PRAGUE (Reuters) - Thousands of visitors have fond memories of the medieval Czech capital Prague, with one exception: getting ripped off by a taxi driver.
But a Czech firm, Et netera, said on Tuesday it had developed a weapon to eradicate the long-lasting problem, a mobile phone application using the global positioning system that measures the distance and calculates the proper fare.
“Everyone will be able to verify right in the taxi whether the driver is trying to rob him,” the company said in a statement introducing the service, called “virtual meter.”
Some dishonest drivers have been using “turbo” meters charging illegal higher fares, taking passengers via the longest possible routes, refusing to produce receipts, and there has even been a case of a driver who had wired up the seats so he could deliver an electric shock to any troublesome passengers.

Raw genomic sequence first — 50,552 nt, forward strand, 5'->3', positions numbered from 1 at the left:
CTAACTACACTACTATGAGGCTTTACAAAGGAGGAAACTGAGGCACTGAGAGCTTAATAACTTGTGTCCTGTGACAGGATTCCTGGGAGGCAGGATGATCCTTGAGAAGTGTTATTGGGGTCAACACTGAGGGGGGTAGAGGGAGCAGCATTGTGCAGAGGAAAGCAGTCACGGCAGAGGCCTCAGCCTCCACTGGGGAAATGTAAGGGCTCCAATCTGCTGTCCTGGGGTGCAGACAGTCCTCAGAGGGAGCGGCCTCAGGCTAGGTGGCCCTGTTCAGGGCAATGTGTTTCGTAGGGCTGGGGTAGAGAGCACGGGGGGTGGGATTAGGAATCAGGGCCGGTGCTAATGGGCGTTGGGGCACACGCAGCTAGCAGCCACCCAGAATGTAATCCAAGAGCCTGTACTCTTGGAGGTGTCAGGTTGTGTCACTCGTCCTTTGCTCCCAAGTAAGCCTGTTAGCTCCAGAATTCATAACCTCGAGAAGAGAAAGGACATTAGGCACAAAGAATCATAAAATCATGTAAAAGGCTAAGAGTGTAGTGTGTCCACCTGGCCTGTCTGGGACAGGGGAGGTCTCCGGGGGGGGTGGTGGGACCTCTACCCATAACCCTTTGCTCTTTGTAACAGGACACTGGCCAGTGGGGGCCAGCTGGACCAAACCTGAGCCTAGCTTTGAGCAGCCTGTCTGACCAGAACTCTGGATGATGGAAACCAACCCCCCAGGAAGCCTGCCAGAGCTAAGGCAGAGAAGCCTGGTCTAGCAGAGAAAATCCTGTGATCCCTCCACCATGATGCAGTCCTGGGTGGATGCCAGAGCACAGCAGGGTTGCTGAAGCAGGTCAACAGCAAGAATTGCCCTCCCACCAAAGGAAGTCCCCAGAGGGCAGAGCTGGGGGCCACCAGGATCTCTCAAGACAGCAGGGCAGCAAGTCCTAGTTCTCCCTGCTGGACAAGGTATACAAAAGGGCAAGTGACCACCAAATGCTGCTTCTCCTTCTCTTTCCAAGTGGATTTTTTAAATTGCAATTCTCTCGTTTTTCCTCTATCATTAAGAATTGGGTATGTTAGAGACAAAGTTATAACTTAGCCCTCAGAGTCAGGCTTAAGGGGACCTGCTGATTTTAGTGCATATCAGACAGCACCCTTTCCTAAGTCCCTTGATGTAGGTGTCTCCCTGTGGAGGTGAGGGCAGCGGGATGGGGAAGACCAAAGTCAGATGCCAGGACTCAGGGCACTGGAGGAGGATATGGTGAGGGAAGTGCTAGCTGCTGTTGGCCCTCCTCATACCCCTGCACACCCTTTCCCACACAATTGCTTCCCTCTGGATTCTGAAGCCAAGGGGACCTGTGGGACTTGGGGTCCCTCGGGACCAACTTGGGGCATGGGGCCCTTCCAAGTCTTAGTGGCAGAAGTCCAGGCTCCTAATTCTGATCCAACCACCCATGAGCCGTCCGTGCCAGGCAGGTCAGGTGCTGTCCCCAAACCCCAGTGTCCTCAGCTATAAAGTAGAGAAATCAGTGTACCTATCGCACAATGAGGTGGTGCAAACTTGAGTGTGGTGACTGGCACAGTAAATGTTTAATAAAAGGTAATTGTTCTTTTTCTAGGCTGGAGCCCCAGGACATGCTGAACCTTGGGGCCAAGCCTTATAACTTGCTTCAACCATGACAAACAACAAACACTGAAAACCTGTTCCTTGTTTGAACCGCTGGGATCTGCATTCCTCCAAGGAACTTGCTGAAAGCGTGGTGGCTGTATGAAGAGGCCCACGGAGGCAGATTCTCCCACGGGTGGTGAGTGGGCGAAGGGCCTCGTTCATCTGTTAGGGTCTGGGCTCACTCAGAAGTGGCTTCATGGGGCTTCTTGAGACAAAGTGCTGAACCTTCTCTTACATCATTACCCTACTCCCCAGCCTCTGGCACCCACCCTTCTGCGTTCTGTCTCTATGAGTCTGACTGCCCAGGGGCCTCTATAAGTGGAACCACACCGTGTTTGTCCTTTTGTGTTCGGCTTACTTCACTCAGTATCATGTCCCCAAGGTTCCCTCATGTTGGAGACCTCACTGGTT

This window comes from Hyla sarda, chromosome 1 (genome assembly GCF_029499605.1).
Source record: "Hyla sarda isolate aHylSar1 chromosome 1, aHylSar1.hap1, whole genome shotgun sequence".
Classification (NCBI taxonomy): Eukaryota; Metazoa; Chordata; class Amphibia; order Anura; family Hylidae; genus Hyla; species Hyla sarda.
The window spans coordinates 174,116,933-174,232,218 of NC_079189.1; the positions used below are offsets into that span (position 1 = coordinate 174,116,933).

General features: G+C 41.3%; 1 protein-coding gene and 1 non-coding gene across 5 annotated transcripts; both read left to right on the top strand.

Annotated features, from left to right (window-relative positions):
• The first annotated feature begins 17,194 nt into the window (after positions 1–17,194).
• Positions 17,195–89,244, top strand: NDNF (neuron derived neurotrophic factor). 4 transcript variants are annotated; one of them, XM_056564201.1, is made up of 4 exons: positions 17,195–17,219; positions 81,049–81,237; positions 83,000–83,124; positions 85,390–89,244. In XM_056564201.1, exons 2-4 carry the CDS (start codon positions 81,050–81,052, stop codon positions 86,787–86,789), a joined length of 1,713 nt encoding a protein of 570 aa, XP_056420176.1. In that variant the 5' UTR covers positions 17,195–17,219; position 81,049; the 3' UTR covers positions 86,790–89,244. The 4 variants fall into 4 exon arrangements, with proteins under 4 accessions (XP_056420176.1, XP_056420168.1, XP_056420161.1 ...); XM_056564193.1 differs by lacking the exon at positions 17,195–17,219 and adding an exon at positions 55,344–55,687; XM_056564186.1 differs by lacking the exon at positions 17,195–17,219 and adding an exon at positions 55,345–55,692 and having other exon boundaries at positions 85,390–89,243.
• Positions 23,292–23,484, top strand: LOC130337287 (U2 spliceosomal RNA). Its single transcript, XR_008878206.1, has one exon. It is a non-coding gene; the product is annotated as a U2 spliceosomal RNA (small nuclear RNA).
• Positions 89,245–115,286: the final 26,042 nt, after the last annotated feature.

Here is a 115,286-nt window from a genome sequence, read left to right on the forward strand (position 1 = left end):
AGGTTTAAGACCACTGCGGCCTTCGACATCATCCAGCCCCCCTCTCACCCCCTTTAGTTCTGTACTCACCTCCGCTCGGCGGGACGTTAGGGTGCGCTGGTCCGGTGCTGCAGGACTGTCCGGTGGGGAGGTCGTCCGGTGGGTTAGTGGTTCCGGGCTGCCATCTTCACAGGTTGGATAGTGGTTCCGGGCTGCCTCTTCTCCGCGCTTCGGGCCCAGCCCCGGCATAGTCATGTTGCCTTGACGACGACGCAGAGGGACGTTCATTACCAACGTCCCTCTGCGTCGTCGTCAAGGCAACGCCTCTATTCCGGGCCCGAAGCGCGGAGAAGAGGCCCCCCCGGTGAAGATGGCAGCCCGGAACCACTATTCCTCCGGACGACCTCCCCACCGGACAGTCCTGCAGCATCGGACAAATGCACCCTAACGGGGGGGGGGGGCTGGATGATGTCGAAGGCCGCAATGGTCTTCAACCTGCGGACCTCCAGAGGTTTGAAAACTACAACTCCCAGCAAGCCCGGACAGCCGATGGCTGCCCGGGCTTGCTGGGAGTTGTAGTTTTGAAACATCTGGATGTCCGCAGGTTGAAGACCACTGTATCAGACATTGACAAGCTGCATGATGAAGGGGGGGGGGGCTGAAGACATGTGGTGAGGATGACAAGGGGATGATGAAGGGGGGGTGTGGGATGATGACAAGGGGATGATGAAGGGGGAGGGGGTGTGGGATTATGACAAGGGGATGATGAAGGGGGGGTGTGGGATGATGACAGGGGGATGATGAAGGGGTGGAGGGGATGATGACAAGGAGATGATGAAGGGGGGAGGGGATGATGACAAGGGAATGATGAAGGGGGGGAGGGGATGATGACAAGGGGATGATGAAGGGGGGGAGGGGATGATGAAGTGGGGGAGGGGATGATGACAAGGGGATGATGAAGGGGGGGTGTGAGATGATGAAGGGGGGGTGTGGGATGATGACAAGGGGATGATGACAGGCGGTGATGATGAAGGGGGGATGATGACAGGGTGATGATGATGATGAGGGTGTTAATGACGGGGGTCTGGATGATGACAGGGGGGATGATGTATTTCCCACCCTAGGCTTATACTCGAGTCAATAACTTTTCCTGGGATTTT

The city of Prague has for years fought to clean up the taxi service, with some success, but hailing down an unknown cab on the street is still risky. Several years ago, the Prague mayor was himself overcharged during an inspection ride.
Et netera said it was offering its system to the city, with the capability to directly report dishonest drivers to the regulator. Downloading the application should be free.
The firm said it decided to offer the system to city hall after one of its foreign business partners fell prey to an overcharging driver.
Reporting by Jan Lopatka, editing by Paul Casciato